The increase, though substantial, is still much lower than that of other hydropower projects
Hydropower: Completing the 720MW Mangdechhu hydropower project will cost Nu 45 Billion (B), an amount equal to the government of India’s commitment for the 11th Plan.
The Trongsa-based project’s cost has already shot up by Nu 14B since the first detailed project cost projection was compiled based on the 2008 price level. This means that the total cost, which was estimated at Nu 29B eight years ago has now increased to Nu 43B.
Project officials explained that the new estimates were based on an average five percent increase in prices of construction materials. An additional 10 percent increase has been attributed to unforeseen expenditures.
The project period is nine years and expected to be complete by September 2017.
The latest project status report complied by the project authority this week estimates that the cost will shoot up by 55 percent when the project becomes fully operational. In absolute terms, the project will cost Nu 16B more than the original estimate agreed upon by the governments of India and Bhutan.
The project’s managing director AK Mishra said the revised cost estimates have been submitted to the government of India (GoI) for approval.
“Henceforth, there won’t be further price escalation from the revised figures,” AK Mishra said. “We’ll complete the project at Nu 45B.”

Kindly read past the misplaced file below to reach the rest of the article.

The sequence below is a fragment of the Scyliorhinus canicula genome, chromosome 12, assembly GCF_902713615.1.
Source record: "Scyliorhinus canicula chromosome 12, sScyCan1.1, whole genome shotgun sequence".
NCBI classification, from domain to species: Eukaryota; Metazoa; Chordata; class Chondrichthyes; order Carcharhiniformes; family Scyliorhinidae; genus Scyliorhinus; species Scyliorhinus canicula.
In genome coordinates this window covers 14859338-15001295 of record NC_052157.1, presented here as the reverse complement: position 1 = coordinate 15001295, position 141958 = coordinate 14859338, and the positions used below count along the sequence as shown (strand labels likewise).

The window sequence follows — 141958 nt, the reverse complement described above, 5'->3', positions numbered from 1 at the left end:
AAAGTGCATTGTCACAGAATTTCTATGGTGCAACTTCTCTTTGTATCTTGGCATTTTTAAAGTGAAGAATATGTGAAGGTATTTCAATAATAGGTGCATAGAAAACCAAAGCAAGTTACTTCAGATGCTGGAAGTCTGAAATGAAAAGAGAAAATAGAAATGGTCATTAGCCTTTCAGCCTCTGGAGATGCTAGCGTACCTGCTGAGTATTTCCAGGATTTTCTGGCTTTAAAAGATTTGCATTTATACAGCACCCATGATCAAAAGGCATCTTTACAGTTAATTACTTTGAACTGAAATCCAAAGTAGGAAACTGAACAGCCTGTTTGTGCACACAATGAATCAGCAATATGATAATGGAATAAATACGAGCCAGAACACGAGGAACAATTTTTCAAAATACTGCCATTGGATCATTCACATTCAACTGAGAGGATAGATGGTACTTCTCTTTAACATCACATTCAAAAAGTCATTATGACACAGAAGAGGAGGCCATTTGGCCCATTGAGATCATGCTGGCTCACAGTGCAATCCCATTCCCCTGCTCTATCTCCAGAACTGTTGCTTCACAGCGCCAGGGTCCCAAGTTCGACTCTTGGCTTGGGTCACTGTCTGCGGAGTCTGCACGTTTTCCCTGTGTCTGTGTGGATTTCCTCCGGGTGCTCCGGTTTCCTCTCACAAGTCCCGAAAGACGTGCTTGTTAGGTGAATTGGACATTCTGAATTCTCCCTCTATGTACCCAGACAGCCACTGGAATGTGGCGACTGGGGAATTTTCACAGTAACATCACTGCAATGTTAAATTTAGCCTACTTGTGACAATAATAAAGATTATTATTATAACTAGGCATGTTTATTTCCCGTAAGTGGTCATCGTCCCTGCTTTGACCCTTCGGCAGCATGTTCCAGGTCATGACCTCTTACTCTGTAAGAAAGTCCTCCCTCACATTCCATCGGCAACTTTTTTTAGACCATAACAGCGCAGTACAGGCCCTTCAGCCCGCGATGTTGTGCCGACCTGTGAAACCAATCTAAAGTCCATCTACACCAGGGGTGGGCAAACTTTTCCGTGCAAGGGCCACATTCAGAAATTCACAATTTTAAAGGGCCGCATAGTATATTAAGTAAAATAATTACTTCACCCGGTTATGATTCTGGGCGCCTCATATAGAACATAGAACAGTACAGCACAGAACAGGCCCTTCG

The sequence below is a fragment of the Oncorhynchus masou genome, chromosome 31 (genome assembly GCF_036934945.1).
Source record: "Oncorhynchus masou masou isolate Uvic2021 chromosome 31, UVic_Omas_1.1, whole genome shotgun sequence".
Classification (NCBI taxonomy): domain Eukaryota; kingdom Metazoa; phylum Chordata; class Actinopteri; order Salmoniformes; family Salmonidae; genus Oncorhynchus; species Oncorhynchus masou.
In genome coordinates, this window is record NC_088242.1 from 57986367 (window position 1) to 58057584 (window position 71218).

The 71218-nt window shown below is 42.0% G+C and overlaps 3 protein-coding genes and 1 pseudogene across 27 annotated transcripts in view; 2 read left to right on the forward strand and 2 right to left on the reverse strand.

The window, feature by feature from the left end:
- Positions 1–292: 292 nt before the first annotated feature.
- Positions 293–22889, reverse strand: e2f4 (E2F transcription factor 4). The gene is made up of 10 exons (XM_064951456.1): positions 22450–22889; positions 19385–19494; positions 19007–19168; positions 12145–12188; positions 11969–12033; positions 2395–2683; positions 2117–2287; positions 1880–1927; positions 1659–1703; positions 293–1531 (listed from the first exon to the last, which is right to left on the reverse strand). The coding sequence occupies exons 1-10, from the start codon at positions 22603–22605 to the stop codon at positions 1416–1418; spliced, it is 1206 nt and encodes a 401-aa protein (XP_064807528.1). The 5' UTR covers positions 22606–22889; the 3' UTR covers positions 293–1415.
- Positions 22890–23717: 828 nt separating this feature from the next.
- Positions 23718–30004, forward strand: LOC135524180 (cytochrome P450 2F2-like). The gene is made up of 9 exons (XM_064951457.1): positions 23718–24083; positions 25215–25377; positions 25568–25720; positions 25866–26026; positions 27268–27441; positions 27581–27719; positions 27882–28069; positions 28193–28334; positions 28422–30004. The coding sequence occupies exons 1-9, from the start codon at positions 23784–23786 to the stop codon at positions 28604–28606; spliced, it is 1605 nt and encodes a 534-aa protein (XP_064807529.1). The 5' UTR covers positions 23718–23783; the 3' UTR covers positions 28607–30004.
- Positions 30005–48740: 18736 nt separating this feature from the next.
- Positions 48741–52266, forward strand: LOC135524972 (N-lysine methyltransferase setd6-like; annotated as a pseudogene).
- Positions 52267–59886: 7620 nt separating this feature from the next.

However, the Mangdechhu project’s cost increase is much lower than that of some of the hydropower projects, like Punatshangchhu I and II. For instance, the cost of the 1,200MW Punatshangchhu I, which is expected to be complete by 2016, had escalated by 185 percent a year ago.
“Mangdechhu is going to be a benchmark project, because it will be completed on an optimal cost,” he said. “We’ve also not compromised on quality and fulfilled all the parameters.”
AK Mishra said the cost would have shot up even higher, but that the project authority has been able to minimise it.
The project is funded by the GoI through 70 percent loan and 30 percent grant. This means that any significant cost escalation would entail the government to avail more rupee loans for the project than what was estimated originally.
Bhutan would have taken Rs 31B as loans for the project by the time it is complete. This is to be repaid in 30 instalments twice a year, with a 10 percent annual interest.
On the financial side, GoI released Rs 21B as of last month, out of which Rs 19B has been spent.
The managing director said the project did encounter some geological glitches, but they did not delay the project’s progress. “Overall, the project is going on very smoothly on track,” AK Mishra said.
Meanwhile, in the backdrop of environmental losses around the project site, the project authority last year signed an agreement with the Gross National Happiness Commission to provide Nu 200M. The money will be spent on various social and environmental schemes to compensate the environmental and social damages inflicted by the project.
The project today employees 495 people, out of whom 40 are Indian nationals and 455 are Bhutanese. AK Mishra claims the project has improved local transport system to transform Trongsa to a vibrant town from a “sleeping town”.
By MB Subba